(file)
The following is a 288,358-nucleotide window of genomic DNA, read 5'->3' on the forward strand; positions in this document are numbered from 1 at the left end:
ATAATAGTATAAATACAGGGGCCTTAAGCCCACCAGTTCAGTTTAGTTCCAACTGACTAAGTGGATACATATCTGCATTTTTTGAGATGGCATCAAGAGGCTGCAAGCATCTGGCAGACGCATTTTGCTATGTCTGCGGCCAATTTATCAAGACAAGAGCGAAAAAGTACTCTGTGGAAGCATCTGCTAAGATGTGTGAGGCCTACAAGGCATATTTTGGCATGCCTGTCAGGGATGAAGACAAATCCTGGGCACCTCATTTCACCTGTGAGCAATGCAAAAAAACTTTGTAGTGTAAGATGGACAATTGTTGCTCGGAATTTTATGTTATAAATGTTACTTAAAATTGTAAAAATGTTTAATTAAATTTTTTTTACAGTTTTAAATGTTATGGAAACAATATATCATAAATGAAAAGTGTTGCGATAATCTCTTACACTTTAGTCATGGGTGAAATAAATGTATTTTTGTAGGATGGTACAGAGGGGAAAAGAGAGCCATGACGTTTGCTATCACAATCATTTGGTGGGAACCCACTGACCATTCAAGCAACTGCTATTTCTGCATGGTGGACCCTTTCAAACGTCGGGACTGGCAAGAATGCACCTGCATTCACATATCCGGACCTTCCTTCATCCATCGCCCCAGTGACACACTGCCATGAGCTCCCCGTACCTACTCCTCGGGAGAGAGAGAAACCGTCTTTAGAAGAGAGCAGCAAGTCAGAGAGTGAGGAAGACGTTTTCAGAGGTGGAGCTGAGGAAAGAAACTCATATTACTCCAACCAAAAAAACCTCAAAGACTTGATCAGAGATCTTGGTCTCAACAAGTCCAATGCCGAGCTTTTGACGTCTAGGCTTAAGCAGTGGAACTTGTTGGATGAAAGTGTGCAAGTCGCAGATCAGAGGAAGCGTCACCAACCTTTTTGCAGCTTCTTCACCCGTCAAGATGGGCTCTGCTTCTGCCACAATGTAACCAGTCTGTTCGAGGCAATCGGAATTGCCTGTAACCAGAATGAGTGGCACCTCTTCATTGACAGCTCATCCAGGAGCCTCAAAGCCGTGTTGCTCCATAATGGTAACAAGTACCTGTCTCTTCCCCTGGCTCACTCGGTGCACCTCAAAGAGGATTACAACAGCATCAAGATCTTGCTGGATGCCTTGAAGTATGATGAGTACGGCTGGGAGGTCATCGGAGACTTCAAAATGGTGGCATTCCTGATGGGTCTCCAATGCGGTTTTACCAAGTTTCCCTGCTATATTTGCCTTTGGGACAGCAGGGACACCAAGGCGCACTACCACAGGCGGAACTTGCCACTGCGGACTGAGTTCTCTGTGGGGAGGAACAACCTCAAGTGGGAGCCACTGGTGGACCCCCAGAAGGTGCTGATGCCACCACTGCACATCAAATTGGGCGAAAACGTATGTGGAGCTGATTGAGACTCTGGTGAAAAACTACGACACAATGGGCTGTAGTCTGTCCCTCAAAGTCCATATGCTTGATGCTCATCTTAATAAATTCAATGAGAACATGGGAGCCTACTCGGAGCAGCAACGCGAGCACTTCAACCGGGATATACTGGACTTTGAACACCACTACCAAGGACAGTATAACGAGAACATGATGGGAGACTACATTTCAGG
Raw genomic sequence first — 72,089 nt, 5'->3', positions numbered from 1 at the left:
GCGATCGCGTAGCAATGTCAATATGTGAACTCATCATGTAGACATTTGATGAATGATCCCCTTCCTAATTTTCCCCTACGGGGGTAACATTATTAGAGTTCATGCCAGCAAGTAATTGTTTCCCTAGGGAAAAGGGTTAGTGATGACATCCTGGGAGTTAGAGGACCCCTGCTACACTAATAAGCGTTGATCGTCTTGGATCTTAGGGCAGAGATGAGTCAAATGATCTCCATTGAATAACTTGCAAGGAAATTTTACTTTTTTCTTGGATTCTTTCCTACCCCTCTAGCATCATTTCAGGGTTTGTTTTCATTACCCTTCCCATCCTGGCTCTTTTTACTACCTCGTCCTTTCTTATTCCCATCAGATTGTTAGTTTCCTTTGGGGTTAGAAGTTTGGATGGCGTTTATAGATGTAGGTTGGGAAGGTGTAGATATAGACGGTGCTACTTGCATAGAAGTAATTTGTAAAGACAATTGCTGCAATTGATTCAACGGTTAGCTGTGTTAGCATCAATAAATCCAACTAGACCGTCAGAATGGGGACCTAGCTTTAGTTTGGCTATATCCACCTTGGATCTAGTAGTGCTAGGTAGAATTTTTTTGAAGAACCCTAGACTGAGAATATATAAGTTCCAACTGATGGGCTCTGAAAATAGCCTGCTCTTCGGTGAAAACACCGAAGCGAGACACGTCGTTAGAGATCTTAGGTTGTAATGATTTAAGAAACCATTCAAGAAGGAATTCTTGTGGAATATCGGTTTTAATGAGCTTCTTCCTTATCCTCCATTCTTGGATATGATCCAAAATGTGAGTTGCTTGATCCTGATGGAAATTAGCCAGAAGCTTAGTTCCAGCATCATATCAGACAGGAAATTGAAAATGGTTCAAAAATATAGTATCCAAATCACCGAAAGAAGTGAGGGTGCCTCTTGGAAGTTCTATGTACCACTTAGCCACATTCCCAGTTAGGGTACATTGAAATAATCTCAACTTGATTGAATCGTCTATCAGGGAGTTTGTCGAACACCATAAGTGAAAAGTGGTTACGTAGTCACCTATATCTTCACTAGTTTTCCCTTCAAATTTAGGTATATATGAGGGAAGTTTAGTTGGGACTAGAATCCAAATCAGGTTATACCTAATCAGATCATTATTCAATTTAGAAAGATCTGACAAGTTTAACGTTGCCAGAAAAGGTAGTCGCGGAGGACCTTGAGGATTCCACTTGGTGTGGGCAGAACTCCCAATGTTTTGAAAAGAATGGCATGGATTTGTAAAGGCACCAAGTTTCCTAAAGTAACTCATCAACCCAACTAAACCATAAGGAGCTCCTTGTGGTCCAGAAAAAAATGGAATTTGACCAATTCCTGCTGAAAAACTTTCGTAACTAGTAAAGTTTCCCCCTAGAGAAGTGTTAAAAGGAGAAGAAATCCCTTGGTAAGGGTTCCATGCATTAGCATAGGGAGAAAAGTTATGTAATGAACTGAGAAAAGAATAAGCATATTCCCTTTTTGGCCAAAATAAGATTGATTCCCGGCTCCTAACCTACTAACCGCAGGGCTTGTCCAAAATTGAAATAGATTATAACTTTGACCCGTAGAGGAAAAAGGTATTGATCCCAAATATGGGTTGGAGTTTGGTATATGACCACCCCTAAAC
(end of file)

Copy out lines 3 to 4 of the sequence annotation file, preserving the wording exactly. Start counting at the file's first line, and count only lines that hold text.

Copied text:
Raw genomic sequence first — 72,089 nt, 5'->3', positions numbered from 1 at the left:
GCGATCGCGTAGCAATGTCAATATGTGAACTCATCATGTAGACATTTGATGAATGATCCCCTTCCTAATTTTCCCCTACGGGGGTAACATTATTAGAGTTCATGCCAGCAAGTAATTGTTTCCCTAGGGAAAAGGGTTAGTGATGACATCCTGGGAGTTAGAGGACCCCTGCTACACTAATAAGCGTTGATCGTCTTGGATCTTAGGGCAGAGATGAGTCAAATGATCTCCATTGAATAACTTGCAAGGAAATTTTACTTTTTTCTTGGATTCTTTCCTACCCCTCTAGCATCATTTCAGGGTTTGTTTTCATTACCCTTCCCATCCTGGCTCTTTTTACTACCTCGTCCTTTCTTATTCCCATCAGATTGTTAGTTTCCTTTGGGGTTAGAAGTTTGGATGGCGTTTATAGATGTAGGTTGGGAAGGTGTAGATATAGACGGTGCTACTTGCATAGAAGTAATTTGTAAAGACAATTGCTGCAATTGATTCAACGGTTAGCTGTGTTAGCATCAATAAATCCAACTAGACCGTCAGAATGGGGACCTAGCTTTAGTTTGGCTATATCCACCTTGGATCTAGTAGTGCTAGGTAGAATTTTTTTGAAGAACCCTAGACTGAGAATATATAAGTTCCAACTGATGGGCTCTGAAAATAGCCTGCTCTTCGGTGAAAACACCGAAGCGAGACACGTCGTTAGAGATCTTAGGTTGTAATGATTTAAGAAACCATTCAAGAAGGAATTCTTGTGGAATATCGGTTTTAATGAGCTTCTTCCTTATCCTCCATTCTTGGATATGATCCAAAATGTGAGTTGCTTGATCCTGATGGAAATTAGCCAGAAGCTTAGTTCCAGCATCATATCAGACAGGAAATTGAAAATGGTTCAAAAATATAGTATCCAAATCACCGAAAGAAGTGAGGGTGCCTCTTGGAAGTTCTATGTACCACTTAGCCACATTCCCAGTTAGGGTACATTGAAATAATCTCAACTTGATTGAATCGTCTATCAGGGAGTTTGTCGAACACCATAAGTGAAAAGTGGTTACGTAGTCACCTATATCTTCACTAGTTTTCCCTTCAAATTTAGGTATATATGAGGGAAGTTTAGTTGGGACTAGAATCCAAATCAGGTTATACCTAATCAGATCATTATTCAATTTAGAAAGATCTGACAAGTTTAACGTTGCCAGAAAAGGTAGTCGCGGAGGACCTTGAGGATTCCACTTGGTGTGGGCAGAACTCCCAATGTTTTGAAAAGAATGGCATGGATTTGTAAAGGCACCAAGTTTCCTAAAGTAACTCATCAACCCAACTAAACCATAAGGAGCTCCTTGTGGTCCAGAAAAAAATGGAATTTGACCAATTCCTGCTGAAAAACTTTCGTAACTAGTAAAGTTTCCCCCTAGAGAAGTGTTAAAAGGAGAAGAAATCCCTTGGTAAGGGTTCCATGCATTAGCATAGGGAGAAAAGTTATGTAATGAACTGAGAAAAGAATAAGCATATTCCCTTTTTGGCCAAAATAAGATTGATTCCCGGCTCCTAACCTACTAACCGCAGGGCTTGTCCAAAATTGAAATAGATTATAACTTTGACCCGTAGAGGAAAAAGGTATTGATCCCAAATATGGGTTGGAGTTTGGTATATGACCACCCCTAAAC